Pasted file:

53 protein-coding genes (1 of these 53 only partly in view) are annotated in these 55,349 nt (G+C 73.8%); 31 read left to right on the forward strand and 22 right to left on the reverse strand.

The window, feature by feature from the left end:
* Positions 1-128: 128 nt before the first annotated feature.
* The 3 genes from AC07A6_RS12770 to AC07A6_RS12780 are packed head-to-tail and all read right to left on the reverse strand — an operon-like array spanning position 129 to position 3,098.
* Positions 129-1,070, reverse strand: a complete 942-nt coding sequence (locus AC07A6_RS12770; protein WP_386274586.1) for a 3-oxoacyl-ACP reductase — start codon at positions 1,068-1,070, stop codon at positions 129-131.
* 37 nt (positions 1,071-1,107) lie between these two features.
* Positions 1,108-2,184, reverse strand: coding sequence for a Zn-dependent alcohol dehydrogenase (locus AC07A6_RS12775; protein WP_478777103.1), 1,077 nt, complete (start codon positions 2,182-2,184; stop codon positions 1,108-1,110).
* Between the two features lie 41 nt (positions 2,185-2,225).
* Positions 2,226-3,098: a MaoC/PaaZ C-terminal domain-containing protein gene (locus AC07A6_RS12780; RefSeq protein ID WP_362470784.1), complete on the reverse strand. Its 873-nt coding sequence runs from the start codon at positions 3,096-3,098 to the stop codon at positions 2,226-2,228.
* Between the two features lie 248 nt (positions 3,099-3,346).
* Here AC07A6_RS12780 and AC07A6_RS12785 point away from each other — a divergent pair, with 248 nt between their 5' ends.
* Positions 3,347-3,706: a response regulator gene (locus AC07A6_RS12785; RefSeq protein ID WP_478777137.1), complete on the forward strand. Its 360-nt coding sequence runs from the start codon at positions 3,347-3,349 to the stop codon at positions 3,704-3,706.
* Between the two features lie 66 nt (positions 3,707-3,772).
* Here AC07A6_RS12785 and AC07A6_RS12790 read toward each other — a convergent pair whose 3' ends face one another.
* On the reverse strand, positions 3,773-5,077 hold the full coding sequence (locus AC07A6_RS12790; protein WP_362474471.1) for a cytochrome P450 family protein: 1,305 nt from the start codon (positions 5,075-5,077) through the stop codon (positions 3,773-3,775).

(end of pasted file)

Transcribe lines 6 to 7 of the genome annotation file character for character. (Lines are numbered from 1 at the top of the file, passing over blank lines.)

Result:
* 37 nt (positions 1,071-1,107) lie between these two features.
* Positions 1,108-2,184, reverse strand: coding sequence for a Zn-dependent alcohol dehydrogenase (locus AC07A6_RS12775; protein WP_478777103.1), 1,077 nt, complete (start codon positions 2,182-2,184; stop codon positions 1,108-1,110).